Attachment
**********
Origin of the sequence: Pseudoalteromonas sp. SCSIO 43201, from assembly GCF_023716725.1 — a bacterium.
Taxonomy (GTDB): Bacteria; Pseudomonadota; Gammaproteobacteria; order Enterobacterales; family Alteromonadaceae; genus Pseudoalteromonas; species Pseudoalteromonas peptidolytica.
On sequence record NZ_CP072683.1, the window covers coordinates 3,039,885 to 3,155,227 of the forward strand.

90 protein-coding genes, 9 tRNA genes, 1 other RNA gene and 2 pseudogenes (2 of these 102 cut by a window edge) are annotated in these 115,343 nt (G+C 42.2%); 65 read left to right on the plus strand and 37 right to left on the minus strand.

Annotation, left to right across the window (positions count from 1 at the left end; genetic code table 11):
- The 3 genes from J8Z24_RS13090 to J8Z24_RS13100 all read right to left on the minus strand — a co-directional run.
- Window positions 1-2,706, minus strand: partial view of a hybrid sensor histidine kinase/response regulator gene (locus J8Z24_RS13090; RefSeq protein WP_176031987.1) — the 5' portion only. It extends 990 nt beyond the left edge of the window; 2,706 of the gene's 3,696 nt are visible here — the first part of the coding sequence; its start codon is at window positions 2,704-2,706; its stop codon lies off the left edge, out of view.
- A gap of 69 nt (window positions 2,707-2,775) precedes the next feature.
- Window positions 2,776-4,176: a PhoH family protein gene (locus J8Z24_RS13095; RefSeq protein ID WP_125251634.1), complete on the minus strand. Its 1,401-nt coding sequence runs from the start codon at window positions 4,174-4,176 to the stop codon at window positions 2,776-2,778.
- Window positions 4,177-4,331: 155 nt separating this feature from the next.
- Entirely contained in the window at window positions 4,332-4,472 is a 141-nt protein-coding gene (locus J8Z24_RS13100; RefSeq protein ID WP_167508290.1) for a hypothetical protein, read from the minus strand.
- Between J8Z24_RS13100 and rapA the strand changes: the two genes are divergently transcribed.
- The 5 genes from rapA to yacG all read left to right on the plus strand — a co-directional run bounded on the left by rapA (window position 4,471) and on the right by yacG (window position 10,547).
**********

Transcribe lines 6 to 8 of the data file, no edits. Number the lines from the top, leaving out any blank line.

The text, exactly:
- The 3 genes from J8Z24_RS13090 to J8Z24_RS13100 all read right to left on the minus strand — a co-directional run.
- Window positions 1-2,706, minus strand: partial view of a hybrid sensor histidine kinase/response regulator gene (locus J8Z24_RS13090; RefSeq protein WP_176031987.1) — the 5' portion only. It extends 990 nt beyond the left edge of the window; 2,706 of the gene's 3,696 nt are visible here — the first part of the coding sequence; its start codon is at window positions 2,704-2,706; its stop codon lies off the left edge, out of view.
- A gap of 69 nt (window positions 2,707-2,775) precedes the next feature.